I’ve been doing some research on the dating world, why people join dating apps and websites, the feeling of needing to search for a partner, and the results are fascinating!
Through numerous inquiries, I’ve been told that people find the same people on multiple dating apps and websites, they are typically the same people that they’ve saw a few months back or even a few years ago. There seems to be slim pickings on dating apps and some people have chosen to go out with someone because they’ve assumed it might be their only option.
Some people find dating apps exhausting and will choose to take breaks to try and find a date or companion through real-life interactions. Some have tried to adventure out from their normal settings and will try and pick up a new hobby or check out a spin class just to try and meet someone. Sometimes the real world will bring about a potential partner but most of the people that I've talked to have said that they are usually disappointed and will go back to the apps.
Knowing the dissatisfaction of dating apps, some people feel the need to be “doing something” in order to gain a date or partner. They feel that maybe just this one time they will find a new date or person of their dreams on a never-ending and unsatisfactory dating app.
It might be something in the air, but it seems like there is a quest to search for someone. A desire to hunt someone out. A needed “plus one” becomes a hobby. The way I can understand this process of thinking is thinking of dating like sales. To get through college, I worked in sales and I can remember my manager telling me that it’s a numbers game, the more you can “sell” or “present product to”, the more it will yield sales. If we are thinking of dating like sales, we would then assume that the more you go on dates, the better your chances of finding your so-called soul mate will be. I see this a lot in self-help books on dating and how they encourage you to “put yourself out there” and “try new things.” The principle behind each of those metaphors are right on but when we are referring to dating, we are talking about human to human connection.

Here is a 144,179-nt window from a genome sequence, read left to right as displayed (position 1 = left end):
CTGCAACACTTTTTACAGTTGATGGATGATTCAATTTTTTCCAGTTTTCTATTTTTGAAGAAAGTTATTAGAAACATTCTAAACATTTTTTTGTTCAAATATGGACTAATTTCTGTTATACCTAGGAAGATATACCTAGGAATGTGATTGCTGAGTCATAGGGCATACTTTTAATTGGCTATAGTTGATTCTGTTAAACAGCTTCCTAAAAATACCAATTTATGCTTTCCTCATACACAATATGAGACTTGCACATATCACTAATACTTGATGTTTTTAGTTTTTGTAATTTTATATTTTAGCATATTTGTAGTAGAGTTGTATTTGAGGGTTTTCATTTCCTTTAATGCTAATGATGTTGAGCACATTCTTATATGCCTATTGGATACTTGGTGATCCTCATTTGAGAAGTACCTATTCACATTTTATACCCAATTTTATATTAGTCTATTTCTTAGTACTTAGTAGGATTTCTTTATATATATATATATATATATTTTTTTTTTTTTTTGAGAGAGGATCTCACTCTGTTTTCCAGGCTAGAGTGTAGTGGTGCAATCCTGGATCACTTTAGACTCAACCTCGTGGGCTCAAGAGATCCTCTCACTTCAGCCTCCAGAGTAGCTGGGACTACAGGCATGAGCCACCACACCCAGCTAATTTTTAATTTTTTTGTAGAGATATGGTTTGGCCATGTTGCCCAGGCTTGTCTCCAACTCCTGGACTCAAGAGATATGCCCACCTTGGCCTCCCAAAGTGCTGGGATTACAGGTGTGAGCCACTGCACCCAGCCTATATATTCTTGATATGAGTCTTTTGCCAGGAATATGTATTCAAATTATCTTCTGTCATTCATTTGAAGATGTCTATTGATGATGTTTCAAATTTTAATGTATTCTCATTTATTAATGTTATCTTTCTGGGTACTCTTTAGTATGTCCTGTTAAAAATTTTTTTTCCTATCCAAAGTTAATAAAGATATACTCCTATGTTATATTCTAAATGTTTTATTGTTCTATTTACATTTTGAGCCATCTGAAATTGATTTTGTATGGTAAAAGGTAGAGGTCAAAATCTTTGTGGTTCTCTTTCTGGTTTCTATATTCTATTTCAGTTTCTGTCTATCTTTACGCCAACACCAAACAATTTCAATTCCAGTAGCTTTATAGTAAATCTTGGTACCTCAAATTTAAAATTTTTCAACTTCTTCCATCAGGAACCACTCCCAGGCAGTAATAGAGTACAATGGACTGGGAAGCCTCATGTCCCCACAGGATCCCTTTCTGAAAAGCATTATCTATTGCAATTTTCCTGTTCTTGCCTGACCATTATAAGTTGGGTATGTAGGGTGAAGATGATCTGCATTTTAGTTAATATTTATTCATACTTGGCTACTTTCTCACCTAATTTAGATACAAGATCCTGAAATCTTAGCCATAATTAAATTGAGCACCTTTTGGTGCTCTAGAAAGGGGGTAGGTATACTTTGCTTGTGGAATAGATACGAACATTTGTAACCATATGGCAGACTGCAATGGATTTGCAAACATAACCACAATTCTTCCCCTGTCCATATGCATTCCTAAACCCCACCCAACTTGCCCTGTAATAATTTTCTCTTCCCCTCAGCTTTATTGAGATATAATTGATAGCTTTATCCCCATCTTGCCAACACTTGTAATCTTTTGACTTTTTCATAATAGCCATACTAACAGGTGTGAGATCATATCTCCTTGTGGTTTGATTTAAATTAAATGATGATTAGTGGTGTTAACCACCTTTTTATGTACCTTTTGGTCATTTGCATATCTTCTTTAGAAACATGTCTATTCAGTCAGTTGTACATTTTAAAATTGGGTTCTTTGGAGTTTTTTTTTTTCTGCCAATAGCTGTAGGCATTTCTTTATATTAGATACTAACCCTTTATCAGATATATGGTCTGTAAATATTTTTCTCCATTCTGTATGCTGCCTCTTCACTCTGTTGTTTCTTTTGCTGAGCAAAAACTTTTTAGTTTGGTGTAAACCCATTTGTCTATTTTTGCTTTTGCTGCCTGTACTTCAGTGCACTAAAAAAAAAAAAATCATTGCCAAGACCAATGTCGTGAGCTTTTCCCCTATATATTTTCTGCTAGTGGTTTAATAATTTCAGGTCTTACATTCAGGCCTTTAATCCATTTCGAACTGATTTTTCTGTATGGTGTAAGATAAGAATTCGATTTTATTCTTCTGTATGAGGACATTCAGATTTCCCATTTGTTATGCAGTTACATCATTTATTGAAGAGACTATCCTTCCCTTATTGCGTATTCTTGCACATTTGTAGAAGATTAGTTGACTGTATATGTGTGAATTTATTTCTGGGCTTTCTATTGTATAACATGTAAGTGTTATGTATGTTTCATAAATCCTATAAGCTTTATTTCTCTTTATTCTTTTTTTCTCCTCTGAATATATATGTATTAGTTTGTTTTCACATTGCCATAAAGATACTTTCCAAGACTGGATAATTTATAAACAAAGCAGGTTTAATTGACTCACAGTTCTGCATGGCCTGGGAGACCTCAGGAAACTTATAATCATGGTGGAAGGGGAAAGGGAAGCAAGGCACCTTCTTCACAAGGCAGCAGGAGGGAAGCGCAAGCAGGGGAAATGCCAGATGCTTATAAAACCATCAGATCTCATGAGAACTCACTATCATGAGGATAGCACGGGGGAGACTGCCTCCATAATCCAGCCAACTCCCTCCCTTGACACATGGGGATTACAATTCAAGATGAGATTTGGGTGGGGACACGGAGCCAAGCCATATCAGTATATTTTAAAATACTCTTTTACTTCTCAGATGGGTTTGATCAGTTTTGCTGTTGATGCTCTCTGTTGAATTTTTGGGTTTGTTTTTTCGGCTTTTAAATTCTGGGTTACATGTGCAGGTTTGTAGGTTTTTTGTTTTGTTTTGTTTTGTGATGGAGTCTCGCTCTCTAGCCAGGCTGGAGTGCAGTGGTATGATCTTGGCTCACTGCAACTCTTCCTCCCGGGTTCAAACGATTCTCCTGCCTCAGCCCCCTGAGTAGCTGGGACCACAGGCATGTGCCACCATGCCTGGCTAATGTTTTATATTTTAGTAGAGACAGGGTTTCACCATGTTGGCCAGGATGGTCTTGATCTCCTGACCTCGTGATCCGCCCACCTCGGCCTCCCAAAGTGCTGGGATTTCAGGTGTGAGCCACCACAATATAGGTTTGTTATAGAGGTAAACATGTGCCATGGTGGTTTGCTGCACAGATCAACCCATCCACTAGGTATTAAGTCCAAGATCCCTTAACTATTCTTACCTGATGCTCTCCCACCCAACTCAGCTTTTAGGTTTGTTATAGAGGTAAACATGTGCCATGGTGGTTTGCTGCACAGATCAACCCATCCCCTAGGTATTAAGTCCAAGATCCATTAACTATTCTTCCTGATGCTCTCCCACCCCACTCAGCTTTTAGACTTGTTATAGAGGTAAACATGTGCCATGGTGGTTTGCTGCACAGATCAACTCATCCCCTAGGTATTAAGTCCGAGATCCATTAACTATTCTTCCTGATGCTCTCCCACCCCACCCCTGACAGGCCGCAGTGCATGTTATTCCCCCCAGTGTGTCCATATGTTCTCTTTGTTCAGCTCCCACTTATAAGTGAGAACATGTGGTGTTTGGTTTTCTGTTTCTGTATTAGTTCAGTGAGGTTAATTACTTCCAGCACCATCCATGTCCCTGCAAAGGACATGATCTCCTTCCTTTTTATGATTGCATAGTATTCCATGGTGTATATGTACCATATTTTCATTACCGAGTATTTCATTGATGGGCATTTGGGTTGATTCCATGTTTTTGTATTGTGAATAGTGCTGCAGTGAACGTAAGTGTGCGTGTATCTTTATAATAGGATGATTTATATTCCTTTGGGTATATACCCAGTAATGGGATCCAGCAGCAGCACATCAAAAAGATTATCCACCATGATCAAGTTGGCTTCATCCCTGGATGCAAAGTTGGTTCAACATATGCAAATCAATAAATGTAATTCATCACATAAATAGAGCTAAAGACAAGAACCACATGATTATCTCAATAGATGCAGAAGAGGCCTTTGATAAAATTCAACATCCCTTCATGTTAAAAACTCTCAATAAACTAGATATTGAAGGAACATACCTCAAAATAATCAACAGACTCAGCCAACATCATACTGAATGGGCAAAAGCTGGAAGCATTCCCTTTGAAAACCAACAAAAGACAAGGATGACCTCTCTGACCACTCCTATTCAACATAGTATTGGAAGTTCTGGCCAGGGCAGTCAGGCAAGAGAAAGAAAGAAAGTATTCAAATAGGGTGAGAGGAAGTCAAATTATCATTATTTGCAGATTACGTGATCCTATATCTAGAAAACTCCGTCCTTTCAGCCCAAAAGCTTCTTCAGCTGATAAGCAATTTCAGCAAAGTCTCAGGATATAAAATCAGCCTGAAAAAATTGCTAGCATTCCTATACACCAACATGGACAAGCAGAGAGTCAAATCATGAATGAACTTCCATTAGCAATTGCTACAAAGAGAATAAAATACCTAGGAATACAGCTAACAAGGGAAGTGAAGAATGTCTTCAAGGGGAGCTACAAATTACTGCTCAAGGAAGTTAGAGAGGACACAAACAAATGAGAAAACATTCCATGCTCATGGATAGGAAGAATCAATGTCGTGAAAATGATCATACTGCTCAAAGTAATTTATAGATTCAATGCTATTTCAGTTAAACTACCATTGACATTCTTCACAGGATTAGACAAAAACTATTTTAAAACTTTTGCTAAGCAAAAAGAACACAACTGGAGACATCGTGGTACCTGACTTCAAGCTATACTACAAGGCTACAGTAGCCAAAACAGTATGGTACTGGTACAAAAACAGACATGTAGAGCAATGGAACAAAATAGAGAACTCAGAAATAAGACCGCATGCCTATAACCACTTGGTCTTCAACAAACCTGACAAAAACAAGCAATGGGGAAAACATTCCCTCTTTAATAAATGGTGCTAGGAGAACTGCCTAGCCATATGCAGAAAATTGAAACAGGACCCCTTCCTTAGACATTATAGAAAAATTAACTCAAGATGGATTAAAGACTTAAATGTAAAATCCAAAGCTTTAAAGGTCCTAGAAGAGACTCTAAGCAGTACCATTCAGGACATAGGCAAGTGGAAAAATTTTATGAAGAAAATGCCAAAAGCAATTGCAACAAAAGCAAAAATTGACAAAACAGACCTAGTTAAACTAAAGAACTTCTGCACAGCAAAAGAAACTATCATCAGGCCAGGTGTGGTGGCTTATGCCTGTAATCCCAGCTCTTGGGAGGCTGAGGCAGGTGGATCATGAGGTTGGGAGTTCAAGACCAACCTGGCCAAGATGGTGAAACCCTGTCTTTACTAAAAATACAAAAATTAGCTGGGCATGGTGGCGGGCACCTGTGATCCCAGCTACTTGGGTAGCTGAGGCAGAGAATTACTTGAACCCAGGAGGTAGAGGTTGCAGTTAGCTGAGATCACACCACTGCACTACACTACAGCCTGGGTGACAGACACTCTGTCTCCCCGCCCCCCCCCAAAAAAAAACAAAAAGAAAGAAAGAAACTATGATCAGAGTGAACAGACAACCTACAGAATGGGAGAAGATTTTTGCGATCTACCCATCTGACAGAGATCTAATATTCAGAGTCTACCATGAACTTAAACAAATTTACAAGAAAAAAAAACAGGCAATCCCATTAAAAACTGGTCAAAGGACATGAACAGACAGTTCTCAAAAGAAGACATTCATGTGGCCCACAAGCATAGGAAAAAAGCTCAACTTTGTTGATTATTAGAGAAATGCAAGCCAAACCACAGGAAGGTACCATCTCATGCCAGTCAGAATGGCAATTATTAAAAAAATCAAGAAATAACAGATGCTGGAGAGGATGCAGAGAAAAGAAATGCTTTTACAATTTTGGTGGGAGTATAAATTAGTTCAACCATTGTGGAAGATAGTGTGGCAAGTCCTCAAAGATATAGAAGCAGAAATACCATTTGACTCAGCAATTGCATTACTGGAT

Relationships are not a transaction (so I hope not for your sake!). We can’t press buttons and scan someone’s bar code in order to yield the outcome we want like a date or relationship. We can force a lot of things in life like the wrong size dress or trying to get a couch through a doorway, but human connection cannot be forced.
With that knowledge, it can be emotionally draining going on multiple dates knowing that each of those dates you’re going on is not someone that you actually like or would want to go on a second date with, but you feel compelled to “do” in order to find a partner. It can be mentally draining to have to interact with someone on an intimate level during a date when you already know that you don’t like this person. What can happen is people can talk themselves into this person because they were feeling really lonely that night, consumed maybe too much alcohol, or not being true to who they are. Sounds familiar? Then, you live in guilt because you are now emotionally and physically attached to this person that you really didn’t like in the first place, or maybe it’s the other way around and you now have to find a way to break up with them. Either situation is really unfortunate for both parties and so much time is wasted by not being honest with yourself and feelings from the start.
Here are 5 top questions to ask yourself before you go on a date with someone when your goal is to find more than a one-night stand.
1. Are you being honest with this person about who you are? If you’ve found yourself lying about your job or where you live to impress them, then you already started out this potential relationship on a lie.
2. Are you painting a picture in your head of what this person could be like or are you liking them for who they are right now?
3. Are you only physically attracted to them and everything they say out of their mouth is disgusting? This could only be physical encounter.
4. Did your friends talk you into this date because they are more attracted to them than you are? Tell your friend to go on a date with them.
5. Am I going on this date because I’m bored? Try a new hobby instead.
The questions sounds pretty silly and maybe too simple but they are straightforward. I don't know one happy relationship or marriage that started their relationship out on a lie or had to talk themself into liking someone. Relationships are about being vulnerable and coming together in life's mess to learn and grow together. Dating should be that simple, yet we complicate the whole process by overthinking and talking ourselves into something we know we don't like.